A record 72,840 Crown Office disposals were processed in 2012/13, up from 38,419 in 2008/09, figures compiled by the Conservative Party show.
The vast majority (47,819) were dealt with by a fiscal fine, with fines up 13% in the last year alone.
Fines plus compensation have dipped by 14% to 2326, after rising to a record 2713 in 2011/12, while orders for compensation alone have almost halved in the last five years to 1021.
"Non-court disposals" included almost 12,000 drug offences, 1300 common assaults and 29 sexual crimes, according to the Conservatives.
The Tories say these disposals amount to "a slap on the wrist", but the Scottish Government insist the measures were backed by all parties when they were introduced in 2006 and provide "swifter justice for victims of crime".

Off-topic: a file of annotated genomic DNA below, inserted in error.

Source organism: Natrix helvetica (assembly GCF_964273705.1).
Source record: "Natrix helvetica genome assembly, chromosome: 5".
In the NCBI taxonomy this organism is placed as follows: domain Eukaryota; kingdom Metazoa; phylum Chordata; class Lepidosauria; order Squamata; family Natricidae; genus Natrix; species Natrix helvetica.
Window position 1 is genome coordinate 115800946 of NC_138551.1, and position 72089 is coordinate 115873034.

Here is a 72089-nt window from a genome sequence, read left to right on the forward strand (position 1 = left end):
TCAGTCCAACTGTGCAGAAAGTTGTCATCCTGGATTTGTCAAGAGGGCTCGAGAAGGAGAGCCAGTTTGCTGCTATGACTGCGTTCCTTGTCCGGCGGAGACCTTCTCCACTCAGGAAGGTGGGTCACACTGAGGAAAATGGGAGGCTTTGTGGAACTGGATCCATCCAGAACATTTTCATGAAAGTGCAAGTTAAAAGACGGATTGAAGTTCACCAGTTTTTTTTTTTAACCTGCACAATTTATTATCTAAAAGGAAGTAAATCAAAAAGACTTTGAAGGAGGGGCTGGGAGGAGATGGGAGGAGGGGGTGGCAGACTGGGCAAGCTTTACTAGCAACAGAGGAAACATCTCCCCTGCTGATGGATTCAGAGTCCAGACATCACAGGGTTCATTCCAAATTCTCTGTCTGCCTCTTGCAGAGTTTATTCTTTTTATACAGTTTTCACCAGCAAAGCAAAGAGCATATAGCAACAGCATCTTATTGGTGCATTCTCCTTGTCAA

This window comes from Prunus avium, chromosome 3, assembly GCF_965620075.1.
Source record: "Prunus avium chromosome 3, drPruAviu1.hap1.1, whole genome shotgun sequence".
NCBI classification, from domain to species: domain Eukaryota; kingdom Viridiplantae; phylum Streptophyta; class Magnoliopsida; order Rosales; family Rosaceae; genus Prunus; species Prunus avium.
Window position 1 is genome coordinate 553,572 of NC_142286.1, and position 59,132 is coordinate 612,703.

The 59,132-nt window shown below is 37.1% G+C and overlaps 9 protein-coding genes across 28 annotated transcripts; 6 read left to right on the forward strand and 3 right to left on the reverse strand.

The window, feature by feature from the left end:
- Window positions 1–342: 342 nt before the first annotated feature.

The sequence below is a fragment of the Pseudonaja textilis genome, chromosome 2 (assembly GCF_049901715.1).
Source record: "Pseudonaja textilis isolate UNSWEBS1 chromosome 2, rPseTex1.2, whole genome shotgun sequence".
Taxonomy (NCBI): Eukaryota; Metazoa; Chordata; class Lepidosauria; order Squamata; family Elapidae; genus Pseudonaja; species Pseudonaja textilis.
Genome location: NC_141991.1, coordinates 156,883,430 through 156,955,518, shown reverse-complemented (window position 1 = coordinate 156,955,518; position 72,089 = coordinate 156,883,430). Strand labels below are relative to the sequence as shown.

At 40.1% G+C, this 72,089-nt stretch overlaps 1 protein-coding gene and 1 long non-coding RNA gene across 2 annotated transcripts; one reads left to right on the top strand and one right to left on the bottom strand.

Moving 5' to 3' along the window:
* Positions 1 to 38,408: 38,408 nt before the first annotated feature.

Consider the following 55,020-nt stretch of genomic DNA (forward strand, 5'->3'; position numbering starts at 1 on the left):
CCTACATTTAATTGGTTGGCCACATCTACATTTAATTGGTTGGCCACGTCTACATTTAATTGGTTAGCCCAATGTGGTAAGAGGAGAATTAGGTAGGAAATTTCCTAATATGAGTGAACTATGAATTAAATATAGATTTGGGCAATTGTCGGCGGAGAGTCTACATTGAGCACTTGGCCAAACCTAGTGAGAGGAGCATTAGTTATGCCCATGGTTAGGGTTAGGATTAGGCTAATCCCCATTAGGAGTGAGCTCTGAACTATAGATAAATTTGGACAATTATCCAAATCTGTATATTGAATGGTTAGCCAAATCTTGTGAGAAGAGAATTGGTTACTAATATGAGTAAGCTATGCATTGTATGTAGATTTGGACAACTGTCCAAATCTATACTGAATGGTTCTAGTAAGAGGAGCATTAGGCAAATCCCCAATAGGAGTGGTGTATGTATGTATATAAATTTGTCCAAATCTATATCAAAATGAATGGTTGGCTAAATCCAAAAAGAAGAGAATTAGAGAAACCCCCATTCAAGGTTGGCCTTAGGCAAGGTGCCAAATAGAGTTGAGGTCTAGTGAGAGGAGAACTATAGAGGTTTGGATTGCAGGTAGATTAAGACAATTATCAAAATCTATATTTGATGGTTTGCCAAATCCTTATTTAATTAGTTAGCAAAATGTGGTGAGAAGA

The Tories also claim that those who have been punished out of court cannot be said to have a "criminal record", despite the fact that the crime is recorded and can be referred to in court for any future convictions and sentences.
Conservative justice spokeswoman Margaret Mitchell said: "These figures put the legitimacy of the SNP's claim that crime is at a historic low into context and call into question their assertion reoffending is falling."
A Scottish Government spokesman said: "Scotland has never been safer, with recorded crime down to its lowest level for almost 40 years."